There is probably no branch of international law which is so calculated to encourage the skeptic as that mass of contradictory precedents, dogmatic assertions, and vague principles which are collected under the common head of “intervention,” and perhaps there is no more potentially dangerous ground of intervention than that which is variously described as” self-preservation” and “self-defense.”
The famous international law Professor and later President of the International Court of Justice, Sir Robert Jennings, wrote these words in an article for the American Journal of International Law in January, 1938.
1938 was a fateful year. In February Adolf Hitler made a speech demanding self-determination for 10 million Germans in Austria and Czechoslovakia. In March German troops entered Austria and a union of Austria and Germany was proclaimed. In September, the Munich agreement allowing Germany to annex the Sudetenland portion of Czechoslovakia was signed among the French, British, Italians and Germans. On November 9 (Crystal Night), Nazis terrorized and arrested thousands of Jews in Germany and Austria. Later in November the Italians demanded Tunisia, Corsica, Nice, and Savoy from France; France and Germany signed a good neighbor treaty disclaiming territorial designs.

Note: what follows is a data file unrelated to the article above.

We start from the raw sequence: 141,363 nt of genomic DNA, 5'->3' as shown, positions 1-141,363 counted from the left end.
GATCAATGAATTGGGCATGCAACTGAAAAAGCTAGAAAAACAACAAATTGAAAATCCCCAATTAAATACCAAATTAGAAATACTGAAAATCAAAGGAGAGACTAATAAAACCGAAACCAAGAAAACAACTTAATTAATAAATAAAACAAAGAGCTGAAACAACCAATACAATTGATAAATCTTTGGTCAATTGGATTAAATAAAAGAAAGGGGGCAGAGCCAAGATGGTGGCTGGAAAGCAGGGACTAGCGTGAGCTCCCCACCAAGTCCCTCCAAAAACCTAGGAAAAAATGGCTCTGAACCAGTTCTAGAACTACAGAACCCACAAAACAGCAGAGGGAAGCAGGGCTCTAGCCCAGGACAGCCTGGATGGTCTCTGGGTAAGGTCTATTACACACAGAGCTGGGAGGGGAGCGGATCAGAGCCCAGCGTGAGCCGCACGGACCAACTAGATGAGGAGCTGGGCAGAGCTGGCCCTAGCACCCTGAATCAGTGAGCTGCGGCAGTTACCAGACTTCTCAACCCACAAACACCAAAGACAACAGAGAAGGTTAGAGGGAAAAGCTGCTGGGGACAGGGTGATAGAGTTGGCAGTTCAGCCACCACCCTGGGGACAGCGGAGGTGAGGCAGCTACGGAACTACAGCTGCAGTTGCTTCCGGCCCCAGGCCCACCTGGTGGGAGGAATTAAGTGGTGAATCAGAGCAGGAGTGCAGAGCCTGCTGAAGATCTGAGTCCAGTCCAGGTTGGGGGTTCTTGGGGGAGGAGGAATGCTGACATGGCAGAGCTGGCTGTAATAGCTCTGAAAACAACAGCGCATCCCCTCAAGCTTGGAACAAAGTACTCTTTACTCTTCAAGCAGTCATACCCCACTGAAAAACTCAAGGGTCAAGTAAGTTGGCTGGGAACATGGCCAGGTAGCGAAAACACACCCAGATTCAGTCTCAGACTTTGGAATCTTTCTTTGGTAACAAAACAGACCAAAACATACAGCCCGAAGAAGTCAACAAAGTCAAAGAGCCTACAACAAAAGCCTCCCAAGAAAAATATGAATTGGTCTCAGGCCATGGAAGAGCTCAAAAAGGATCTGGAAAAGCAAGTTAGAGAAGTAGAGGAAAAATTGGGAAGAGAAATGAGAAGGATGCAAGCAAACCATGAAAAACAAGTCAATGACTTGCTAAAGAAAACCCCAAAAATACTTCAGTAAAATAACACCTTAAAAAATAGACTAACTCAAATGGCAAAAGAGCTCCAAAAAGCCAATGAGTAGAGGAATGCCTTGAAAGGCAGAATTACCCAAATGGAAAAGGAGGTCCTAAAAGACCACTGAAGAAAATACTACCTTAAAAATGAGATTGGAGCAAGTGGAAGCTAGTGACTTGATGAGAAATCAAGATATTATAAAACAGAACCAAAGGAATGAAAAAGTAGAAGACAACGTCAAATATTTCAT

Prohibiting intervention/strengthening state sovereignty
After the Second World War the law of intervention developed rapidly. Article 2 of the United Nations Charter required all members to refrain “… In their international relations from the threat or use of force against the territorial integrity or political independence of any State…”
In 1970 the General Assembly adopted the Declaration on Principles of International Law Concerning Friendly Relations and Cooperation Among States in Accordance with the Charter of the United Nations, which included among its provisions:
“No State or group of states has the right to intervene, directly or indirectly, for any reason whatever, in the internal or external affairs of any other state.…